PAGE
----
Lending of Portfolio Securities. The Fund may lend portfolio securities to brokers, dealers and other financial organizations that meet capital and other credit requirements or other criteria established by the Board. These loans, if and when made, may not exceed 331/3% of the total asset value of the Fund (including the loan collateral). Such loans may be terminated at any time. Any such loans must be continuously secured by collateral maintained on a current basis in an amount at least equal to the market value of the securities loaned by the Fund. In a loan transaction, as compensation for lending its securities, the Fund will receive a portion of the dividends or interest accrued on the securities held as collateral or, in the case of cash collateral, a portion of the income from the investment of such cash. In addition, the Fund will receive the amount of all dividends, interest and other distributions on the loaned securities. However, the borrower has the right to vote the loaned securities. The Fund will call loans to vote proxies if a material issue affecting the investment is to be voted upon. Loans are made only to borrowers that are deemed by the securities lending agent to be of good financial standing. Should the borrower of the securities fail financially, the Fund may experience delays in recovering the securities or exercising its rights in the collateral. In a loan transaction, the Fund will also bear the risk of any decline in value of securities acquired with cash collateral. The Fund will attempt to minimize this risk by limiting the investment of cash collateral to high quality instruments of short maturity.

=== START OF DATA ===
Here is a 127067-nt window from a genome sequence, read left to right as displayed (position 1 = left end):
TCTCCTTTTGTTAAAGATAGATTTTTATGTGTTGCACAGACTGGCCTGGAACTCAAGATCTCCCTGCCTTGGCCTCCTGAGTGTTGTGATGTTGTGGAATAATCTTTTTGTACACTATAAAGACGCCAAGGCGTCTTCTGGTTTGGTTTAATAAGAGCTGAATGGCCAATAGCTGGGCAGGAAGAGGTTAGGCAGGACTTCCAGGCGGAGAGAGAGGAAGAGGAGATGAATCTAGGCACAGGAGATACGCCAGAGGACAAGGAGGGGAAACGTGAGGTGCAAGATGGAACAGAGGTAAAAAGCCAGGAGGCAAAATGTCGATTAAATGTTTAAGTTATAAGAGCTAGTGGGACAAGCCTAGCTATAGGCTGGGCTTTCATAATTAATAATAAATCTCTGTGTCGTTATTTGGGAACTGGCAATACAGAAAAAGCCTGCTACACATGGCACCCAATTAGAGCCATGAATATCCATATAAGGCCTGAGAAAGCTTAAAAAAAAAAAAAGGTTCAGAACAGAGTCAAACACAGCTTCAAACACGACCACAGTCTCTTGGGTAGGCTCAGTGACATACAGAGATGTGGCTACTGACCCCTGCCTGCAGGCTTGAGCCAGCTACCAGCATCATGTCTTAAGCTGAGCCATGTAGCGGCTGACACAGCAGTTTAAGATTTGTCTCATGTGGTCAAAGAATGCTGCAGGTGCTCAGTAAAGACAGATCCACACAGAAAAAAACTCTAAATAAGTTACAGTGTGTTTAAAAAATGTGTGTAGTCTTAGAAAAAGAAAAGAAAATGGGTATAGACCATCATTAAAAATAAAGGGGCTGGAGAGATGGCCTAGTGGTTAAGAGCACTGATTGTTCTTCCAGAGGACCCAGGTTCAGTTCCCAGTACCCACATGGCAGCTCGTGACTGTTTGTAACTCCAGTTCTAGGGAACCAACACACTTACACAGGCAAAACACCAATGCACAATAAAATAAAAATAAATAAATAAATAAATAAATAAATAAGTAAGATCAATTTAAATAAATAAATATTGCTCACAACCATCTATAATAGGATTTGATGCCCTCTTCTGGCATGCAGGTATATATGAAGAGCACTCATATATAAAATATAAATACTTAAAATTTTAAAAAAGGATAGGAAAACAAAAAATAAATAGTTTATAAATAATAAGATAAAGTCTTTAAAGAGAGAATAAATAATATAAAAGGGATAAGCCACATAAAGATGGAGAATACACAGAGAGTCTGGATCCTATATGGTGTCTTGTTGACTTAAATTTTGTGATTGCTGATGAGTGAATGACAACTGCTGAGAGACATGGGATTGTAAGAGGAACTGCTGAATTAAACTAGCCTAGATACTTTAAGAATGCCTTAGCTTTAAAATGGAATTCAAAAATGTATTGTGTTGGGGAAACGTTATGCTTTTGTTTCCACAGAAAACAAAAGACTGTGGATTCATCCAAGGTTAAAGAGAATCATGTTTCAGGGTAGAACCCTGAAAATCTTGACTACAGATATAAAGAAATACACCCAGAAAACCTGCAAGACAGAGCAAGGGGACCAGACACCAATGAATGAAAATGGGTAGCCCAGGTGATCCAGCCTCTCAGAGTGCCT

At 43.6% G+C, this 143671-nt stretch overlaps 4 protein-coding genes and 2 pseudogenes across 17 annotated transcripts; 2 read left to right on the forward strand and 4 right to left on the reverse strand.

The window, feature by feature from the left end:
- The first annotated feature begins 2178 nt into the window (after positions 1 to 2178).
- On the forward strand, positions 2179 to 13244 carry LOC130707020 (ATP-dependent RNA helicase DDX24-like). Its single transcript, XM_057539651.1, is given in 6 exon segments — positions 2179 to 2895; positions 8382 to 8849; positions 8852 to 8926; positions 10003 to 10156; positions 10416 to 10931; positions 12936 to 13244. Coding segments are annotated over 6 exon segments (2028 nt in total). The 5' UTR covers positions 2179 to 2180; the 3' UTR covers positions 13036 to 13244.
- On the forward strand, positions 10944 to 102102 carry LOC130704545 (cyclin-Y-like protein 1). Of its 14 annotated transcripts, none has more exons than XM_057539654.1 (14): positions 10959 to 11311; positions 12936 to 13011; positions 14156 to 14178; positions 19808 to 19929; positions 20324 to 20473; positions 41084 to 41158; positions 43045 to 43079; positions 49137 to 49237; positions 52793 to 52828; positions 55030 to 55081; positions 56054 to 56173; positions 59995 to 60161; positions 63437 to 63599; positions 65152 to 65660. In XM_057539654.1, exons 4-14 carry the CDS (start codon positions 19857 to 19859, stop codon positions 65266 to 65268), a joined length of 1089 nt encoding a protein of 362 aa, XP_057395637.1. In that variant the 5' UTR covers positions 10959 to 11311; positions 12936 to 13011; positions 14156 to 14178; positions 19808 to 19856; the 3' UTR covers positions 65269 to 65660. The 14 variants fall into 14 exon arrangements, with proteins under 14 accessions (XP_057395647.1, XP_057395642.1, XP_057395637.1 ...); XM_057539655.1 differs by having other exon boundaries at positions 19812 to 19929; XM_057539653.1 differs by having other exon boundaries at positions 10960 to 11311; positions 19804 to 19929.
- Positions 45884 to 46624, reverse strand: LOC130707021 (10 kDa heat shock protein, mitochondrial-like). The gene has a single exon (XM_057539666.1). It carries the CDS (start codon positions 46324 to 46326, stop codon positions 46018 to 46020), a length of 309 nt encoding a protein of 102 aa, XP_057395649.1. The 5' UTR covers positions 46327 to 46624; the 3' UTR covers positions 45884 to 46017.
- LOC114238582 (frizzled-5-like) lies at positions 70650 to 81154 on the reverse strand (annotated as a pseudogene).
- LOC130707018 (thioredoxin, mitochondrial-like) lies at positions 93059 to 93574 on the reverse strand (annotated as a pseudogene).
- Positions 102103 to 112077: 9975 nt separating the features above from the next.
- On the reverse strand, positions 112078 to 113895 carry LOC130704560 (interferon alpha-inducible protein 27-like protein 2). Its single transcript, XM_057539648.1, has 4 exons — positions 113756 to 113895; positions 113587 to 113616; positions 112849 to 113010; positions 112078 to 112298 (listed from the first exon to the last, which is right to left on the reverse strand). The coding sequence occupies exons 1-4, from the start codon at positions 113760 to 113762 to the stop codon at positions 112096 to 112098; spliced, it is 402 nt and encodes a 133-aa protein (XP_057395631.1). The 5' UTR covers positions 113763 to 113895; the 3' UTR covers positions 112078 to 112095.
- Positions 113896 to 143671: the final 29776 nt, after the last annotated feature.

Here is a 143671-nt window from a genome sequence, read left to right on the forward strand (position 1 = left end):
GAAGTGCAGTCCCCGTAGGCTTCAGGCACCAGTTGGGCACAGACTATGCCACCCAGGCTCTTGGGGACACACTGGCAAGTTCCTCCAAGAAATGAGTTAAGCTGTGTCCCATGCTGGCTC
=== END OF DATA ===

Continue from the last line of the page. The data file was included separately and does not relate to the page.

Please see the Fund’s Statement of Additional Information (the “SAI”) for a more complete list of portfolio investment strategies, permitted investments and related risks.